Endurance athlete Rob DeCou swims 31 miles in harsh conditions to help end human trafficking
Story By Shanee Edwards | Photos courtesy of Rob DeCou
Local resident Rob DeCou is a father of two and an executive producer at Lux Virtual, a digital animation studio. He’s also a fanatic when it comes to ultra-endurance sports, an obsession that started in high school. At 16 years old, when DeCou was a Rotary exchange student in India, he surprised himself by completing a 50-hour nonstop aerobics event. After that, pushing his body to the max while raising money for a good cause became his thing.
On July 20, DeCou took on a challenge fit for a real-life Aquaman — an open-water swim from Dungeness Spit on the Olympic Peninsula in Washington, up the Strait of Juan de Fuca, and into Canada — all to raise money to prevent human trafficking.
But what was supposed to be an 18.3 mile swim became a 31-mile swim due to heavy currents that continued to blow him off course. Immediately after the 15-hour water odyssey, DeCou posted this on his Facebook page: “I made it within 670 feet of Canadian shore before the currents swept me back. It took a few minutes of talking to the crew and we made a decision to pull out for safety reasons. I can’t thank all the supporters and our crew enough. It was an incredible day, and I felt like my body and my crew performed outstanding.”
Working with Rotary International District 5280 Charitable Foundation — which includes the Rotary Club of Playa Venice Sunrise, of which DeCou is a member, as well as the Westchester Rotary Club — this epic swim was part of a two-year fundraising campaign supporting efforts to prevent human trafficking. As of July 21, this swim raised nearly $10,000, with donations still coming in.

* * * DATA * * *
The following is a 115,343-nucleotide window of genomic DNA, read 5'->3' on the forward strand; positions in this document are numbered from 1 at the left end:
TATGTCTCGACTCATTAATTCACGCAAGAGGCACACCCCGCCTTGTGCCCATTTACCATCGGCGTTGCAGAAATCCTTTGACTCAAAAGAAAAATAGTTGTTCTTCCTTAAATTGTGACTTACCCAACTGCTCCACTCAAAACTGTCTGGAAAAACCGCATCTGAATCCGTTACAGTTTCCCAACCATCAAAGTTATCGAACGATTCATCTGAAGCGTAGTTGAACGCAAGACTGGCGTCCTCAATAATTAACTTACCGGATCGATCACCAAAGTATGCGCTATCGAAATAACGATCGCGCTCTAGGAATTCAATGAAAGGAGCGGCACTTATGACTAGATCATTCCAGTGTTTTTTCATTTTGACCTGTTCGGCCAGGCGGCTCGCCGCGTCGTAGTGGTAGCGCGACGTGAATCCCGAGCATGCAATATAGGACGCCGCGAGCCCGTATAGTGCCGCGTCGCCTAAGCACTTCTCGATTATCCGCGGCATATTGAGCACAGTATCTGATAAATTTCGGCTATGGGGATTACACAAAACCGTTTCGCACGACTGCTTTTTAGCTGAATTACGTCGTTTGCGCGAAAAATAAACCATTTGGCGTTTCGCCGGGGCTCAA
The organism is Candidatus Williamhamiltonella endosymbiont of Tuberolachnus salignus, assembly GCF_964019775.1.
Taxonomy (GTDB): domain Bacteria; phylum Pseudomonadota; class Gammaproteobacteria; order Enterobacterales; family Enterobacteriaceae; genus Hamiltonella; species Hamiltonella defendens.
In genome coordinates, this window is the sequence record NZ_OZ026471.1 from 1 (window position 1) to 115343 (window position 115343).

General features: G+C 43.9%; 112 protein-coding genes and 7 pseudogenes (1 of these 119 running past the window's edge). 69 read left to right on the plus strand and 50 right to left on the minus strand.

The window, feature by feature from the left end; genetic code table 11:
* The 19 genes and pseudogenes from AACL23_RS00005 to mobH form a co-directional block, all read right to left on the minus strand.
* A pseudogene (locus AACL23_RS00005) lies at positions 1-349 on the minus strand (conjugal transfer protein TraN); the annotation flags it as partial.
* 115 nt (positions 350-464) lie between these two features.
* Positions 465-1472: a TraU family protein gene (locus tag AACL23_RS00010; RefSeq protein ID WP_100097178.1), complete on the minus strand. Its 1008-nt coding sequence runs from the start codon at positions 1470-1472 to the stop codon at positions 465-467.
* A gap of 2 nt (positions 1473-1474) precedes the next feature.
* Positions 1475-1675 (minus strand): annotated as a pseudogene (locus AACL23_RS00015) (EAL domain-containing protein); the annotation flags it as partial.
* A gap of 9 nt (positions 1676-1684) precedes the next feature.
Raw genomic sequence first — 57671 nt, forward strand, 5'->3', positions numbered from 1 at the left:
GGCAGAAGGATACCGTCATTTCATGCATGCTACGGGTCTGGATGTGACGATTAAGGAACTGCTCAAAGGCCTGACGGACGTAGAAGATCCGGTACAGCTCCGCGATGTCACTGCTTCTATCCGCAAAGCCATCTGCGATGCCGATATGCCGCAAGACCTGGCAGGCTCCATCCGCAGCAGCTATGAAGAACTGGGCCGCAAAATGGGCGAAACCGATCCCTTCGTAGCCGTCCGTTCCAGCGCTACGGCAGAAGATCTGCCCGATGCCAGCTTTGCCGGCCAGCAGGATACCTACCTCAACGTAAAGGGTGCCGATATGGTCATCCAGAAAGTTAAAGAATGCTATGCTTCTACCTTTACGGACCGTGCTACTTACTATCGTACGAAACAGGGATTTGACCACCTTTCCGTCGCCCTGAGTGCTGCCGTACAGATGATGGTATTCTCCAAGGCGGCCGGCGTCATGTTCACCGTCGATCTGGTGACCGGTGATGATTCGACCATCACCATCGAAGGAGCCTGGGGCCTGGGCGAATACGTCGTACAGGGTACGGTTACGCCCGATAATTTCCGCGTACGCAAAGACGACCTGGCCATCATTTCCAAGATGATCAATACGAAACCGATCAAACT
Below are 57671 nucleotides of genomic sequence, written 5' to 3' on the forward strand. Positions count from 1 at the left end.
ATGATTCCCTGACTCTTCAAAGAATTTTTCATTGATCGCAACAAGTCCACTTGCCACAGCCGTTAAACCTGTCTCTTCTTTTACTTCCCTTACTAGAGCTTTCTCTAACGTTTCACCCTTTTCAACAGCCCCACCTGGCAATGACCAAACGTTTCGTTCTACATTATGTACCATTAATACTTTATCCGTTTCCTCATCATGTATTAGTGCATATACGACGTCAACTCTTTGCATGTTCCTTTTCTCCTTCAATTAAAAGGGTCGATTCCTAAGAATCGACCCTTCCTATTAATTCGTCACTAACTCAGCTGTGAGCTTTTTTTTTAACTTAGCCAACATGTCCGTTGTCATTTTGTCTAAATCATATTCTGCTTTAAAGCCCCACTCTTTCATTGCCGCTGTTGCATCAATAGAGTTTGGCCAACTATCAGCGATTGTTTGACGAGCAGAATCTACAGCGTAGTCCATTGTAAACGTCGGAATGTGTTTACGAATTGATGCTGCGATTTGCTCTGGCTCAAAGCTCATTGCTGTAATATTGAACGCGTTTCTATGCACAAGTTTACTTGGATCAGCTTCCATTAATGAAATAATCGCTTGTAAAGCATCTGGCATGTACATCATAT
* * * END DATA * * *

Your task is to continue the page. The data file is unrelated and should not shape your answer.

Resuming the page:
A few days before his aquatic adventure, DeCou told Playa Vista Direct he chose an ocean swim because he wanted to challenge himself.
“I’ve never been that comfortable in the water because I’m not a great swimmer,” he said, “so I thought it would be good to go after something that’s not in my natural skill set area and spend a year training for it.”
DeCou has numerous extreme sports events under his belt, including Race Across America — a 3,000-mile, 12-day cycling race in which he slept only about 20 hours in total but raised $20,000 for brain cancer research. He says finishing an ultra event feels a lot different than you might think.
“With a shorter event, you finish and there’s a pride that goes with it. With ultras it’s more like, ‘Thank God I’m done and got through that!’ It’s also more of a humble feeling than a prideful feeling, so I mostly just feel grateful to pass through the experience. So much is outside of your control, and you have this whole crew that helps you get through it.”
For his swim to Canada, DeCou’s seven-person crew included a safety monitor, two boat captains on separate boats, a swim observer, a videographer, his wife Kristin, and his 13-year old niece Madison. Madison was the “feeder” in charge of handing him food like cantaloupe, bananas with peanut butter, and a hot Cup O’ Noodles every 30 minutes.
The water this time of year is typically 53 or 54 degrees Fahrenheit, and swollen lips and mouth from the high salt levels in the water can make it difficult to get the 300 calories per hour needed to sustain this type of rigorous physical activity.
If it all sounds extreme, DeCou admits it is. But he thinks it’s worth it bring the community together and fight for a good cause.
“One of the powerful things about each of these events I’ve done is you connect with other like-minded people who are doing positive things for the environment or for the community around us. In this case it’s human trafficking prevention. The money raised will go to a lot of programs right here in the Los Angeles area.”
Find the fundraising page for Rob DeCou’s Swim to End Human Trafficking at facebook.com/rob.decou.1.
Steve Payne says
WOW!!! I’m totally impressed and humbled!
If only there were more men like him!!!
Rob is one of the most amazing people I’ve had the privilege of knowing. This is not just who he is in these incredible challenges, this is who he is in his daily life. I’m honored to call him my friend.